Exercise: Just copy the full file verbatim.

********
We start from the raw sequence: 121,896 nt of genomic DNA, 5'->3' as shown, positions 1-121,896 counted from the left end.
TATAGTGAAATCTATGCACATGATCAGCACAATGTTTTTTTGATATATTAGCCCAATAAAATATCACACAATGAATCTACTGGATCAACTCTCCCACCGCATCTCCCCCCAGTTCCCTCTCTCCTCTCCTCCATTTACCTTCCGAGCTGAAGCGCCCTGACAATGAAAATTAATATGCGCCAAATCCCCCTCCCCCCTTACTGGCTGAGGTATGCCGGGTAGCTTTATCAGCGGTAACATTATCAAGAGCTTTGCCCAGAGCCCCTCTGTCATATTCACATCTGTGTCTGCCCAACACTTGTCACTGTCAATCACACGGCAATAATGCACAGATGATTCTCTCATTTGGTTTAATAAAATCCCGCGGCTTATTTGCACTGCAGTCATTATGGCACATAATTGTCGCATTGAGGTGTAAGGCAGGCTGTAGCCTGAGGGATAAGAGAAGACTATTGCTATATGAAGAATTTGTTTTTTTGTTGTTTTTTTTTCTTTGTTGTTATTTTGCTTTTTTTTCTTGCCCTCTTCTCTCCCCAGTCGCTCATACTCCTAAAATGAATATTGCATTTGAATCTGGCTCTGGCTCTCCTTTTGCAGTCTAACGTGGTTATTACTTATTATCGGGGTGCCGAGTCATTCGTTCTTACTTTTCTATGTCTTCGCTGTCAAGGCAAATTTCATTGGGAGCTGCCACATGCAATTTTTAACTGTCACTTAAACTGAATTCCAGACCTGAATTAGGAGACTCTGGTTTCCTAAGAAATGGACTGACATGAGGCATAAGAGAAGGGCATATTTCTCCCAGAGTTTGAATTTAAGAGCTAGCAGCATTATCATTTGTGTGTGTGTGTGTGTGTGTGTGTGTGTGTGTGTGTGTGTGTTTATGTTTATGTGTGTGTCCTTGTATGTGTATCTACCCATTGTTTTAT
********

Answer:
We start from the raw sequence: 121,896 nt of genomic DNA, 5'->3' as shown, positions 1-121,896 counted from the left end.
TATAGTGAAATCTATGCACATGATCAGCACAATGTTTTTTTGATATATTAGCCCAATAAAATATCACACAATGAATCTACTGGATCAACTCTCCCACCGCATCTCCCCCCAGTTCCCTCTCTCCTCTCCTCCATTTACCTTCCGAGCTGAAGCGCCCTGACAATGAAAATTAATATGCGCCAAATCCCCCTCCCCCCTTACTGGCTGAGGTATGCCGGGTAGCTTTATCAGCGGTAACATTATCAAGAGCTTTGCCCAGAGCCCCTCTGTCATATTCACATCTGTGTCTGCCCAACACTTGTCACTGTCAATCACACGGCAATAATGCACAGATGATTCTCTCATTTGGTTTAATAAAATCCCGCGGCTTATTTGCACTGCAGTCATTATGGCACATAATTGTCGCATTGAGGTGTAAGGCAGGCTGTAGCCTGAGGGATAAGAGAAGACTATTGCTATATGAAGAATTTGTTTTTTTGTTGTTTTTTTTTCTTTGTTGTTATTTTGCTTTTTTTTCTTGCCCTCTTCTCTCCCCAGTCGCTCATACTCCTAAAATGAATATTGCATTTGAATCTGGCTCTGGCTCTCCTTTTGCAGTCTAACGTGGTTATTACTTATTATCGGGGTGCCGAGTCATTCGTTCTTACTTTTCTATGTCTTCGCTGTCAAGGCAAATTTCATTGGGAGCTGCCACATGCAATTTTTAACTGTCACTTAAACTGAATTCCAGACCTGAATTAGGAGACTCTGGTTTCCTAAGAAATGGACTGACATGAGGCATAAGAGAAGGGCATATTTCTCCCAGAGTTTGAATTTAAGAGCTAGCAGCATTATCATTTGTGTGTGTGTGTGTGTGTGTGTGTGTGTGTGTGTGTGTGTGTTTATGTTTATGTGTGTGTCCTTGTATGTGTATCTACCCATTGTTTTAT